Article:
MERIDIAN, Idaho — A planned "sick-out" by teachers who are unsatisfied with the West Ada School District's response to the coronavirus pandemic will continue again Tuesday.
More than 500 teachers have called in sick for Tuesday, according to President of West Ada Education Association Eric Thies, the president of the teachers union.
The teachers union met with West Ada district officials Monday morning to discuss plans moving forward.
"We had a conversation, I think it went well and I think we are moving in the right direction, I get the sense that district administrators want to address the concerns of teachers and I think that that's really important," he said.
The district asked Thies if they could have some time to put together a plan to address various needs. He responded by saying that he would not call for a sick out on Wednesday but that he would only call the Tuesday sickout off if the board reached out to the teachers union or called an emergency meeting.
The West Ada School District announced that classes would be canceled on Tuesday.
"We are sadly unable to safely hold school tomorrow due to supervision concerns. This includes students enrolled in Virtual Schoolhouse, and students who would have been learning remotely," the district said in a statement. "We are continuing to work with the West Ada Education Association to find solutions to their concerns so we can hold school on Wednesday."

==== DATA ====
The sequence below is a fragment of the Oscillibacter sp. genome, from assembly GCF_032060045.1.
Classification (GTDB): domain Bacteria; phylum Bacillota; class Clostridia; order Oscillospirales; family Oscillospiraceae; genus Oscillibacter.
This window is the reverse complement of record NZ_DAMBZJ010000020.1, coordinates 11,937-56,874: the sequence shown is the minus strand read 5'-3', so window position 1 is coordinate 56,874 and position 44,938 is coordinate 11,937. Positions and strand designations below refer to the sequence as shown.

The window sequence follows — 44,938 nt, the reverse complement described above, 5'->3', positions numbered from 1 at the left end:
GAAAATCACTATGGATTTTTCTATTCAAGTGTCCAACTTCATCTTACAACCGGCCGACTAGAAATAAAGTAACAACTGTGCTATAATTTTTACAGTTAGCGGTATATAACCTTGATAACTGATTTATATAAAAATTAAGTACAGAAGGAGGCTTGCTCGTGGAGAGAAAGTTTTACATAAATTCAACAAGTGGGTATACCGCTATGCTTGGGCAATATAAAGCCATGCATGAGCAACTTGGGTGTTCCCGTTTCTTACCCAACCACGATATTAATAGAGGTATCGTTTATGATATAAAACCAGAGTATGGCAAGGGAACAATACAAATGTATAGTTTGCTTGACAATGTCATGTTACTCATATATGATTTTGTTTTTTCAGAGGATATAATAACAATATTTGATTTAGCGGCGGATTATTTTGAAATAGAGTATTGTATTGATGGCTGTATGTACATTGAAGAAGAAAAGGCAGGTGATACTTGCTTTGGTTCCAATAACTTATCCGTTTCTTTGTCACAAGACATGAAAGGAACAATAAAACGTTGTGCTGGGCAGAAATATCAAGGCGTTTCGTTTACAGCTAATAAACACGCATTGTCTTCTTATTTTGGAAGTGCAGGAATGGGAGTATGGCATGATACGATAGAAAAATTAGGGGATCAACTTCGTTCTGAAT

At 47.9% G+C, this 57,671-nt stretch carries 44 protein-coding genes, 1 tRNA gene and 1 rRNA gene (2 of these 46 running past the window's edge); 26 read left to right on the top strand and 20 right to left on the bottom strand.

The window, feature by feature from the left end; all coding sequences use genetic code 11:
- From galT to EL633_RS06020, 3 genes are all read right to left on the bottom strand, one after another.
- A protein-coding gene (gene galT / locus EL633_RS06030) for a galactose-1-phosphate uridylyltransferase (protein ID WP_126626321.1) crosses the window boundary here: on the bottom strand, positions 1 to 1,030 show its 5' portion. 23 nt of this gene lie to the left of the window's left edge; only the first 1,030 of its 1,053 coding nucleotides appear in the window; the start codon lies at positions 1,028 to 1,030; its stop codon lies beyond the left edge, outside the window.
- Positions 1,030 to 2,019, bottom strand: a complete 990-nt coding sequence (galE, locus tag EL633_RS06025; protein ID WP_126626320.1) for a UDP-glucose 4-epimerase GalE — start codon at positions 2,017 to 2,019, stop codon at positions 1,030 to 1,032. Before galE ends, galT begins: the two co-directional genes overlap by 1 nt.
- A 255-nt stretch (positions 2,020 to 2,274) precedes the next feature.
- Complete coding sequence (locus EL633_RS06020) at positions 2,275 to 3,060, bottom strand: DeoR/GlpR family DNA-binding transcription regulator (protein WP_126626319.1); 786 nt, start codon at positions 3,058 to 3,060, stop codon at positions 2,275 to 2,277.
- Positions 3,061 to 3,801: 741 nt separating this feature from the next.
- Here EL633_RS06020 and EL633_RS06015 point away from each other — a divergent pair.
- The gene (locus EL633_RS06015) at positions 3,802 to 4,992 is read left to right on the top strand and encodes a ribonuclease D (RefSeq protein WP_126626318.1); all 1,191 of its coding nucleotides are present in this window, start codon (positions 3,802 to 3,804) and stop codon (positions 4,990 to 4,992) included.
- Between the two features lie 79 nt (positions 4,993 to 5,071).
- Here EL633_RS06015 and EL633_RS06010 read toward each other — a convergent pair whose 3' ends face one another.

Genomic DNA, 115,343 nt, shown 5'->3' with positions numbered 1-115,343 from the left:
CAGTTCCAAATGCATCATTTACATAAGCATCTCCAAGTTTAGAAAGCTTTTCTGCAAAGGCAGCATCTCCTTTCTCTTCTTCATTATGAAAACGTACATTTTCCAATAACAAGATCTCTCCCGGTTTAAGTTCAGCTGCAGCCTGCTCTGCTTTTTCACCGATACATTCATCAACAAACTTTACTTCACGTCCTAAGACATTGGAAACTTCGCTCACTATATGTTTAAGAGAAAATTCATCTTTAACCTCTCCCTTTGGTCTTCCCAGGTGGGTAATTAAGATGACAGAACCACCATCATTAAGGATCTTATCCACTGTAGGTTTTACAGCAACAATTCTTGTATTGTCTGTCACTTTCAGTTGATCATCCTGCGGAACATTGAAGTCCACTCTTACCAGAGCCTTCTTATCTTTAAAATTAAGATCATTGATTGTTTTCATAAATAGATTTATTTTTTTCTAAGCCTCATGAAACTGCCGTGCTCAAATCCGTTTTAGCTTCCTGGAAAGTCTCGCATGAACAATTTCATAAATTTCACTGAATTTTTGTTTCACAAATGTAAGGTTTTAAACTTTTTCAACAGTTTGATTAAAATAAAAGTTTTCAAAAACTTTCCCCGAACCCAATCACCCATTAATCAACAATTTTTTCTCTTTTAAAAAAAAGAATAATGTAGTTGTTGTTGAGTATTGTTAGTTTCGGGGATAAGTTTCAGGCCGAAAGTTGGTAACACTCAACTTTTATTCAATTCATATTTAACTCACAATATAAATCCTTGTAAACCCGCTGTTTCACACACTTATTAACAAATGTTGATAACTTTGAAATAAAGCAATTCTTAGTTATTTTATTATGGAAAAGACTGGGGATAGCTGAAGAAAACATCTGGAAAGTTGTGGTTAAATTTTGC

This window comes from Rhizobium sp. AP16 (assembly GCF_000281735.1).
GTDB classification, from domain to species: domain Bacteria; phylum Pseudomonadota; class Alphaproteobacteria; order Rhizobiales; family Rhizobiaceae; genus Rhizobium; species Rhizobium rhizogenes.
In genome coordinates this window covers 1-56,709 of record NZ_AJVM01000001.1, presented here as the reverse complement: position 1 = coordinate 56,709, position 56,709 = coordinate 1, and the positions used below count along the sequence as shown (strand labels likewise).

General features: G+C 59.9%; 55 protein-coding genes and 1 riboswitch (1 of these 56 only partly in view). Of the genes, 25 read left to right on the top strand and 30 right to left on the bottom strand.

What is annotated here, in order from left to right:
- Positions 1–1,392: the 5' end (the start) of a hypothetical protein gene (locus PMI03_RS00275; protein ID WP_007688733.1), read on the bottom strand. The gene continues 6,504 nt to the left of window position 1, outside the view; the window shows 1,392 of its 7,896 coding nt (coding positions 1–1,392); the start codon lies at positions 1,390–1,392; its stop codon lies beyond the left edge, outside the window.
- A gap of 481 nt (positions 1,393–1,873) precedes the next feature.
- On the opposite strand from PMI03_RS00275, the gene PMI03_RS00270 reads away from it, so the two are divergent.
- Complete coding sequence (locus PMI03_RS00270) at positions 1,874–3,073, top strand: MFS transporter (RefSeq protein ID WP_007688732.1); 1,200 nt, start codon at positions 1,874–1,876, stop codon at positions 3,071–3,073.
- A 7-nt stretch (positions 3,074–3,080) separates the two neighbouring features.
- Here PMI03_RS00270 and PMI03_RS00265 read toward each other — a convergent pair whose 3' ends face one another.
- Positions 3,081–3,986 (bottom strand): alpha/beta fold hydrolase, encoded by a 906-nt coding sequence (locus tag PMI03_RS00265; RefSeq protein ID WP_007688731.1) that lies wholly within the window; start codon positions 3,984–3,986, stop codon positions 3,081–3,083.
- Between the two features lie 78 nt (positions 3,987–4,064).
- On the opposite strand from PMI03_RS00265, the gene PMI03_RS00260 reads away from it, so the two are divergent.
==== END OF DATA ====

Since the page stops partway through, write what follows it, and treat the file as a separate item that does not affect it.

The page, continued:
Classes were canceled on Monday after 652 teachers called in sick, leaving the district with far too few substitutes to fill in the gaps.
The planned "sick-outs" came after the West Ada School Board voted to allow students to return to in-person classes on alternating days starting Monday, despite Ada County being in the "red" category. Multiple teachers at the meeting expressed concern that safety measures put in place to slow the spread of COVID-19 were inadequate or would not be followed in an in-person learning setting.
Thies said the board must be able able to enforce physical distancing inside school buildings and teachers must be given more time to prepare proper instructions for when students are at home, either quarantined or having called out sick. The district responded by saying they have a plan to address those concerns.
"Our regional directors are reaching out to principals to find out what classrooms specifically are overcrowded on those alternating days, what classrooms are having issues with physical distancing and what can we do to do to accommodate that," Jackson said. "Does furniture need to be moved out? Do we need to think of other creative solutions?"
During a board meeting on Oct. 13, a proposal brought to the board that would give teachers more time to plan by schools going fully remote on Mondays was denied. Jackson said this proposal will likely come before the board again and is hopeful it will pass.
Thies is happy that the district is making efforts to reason with concerned teachers, but ultimately, it's the school board that needs to take action.
Facts not fear: More on coronavirus
See our latest updates in our YouTube playlist: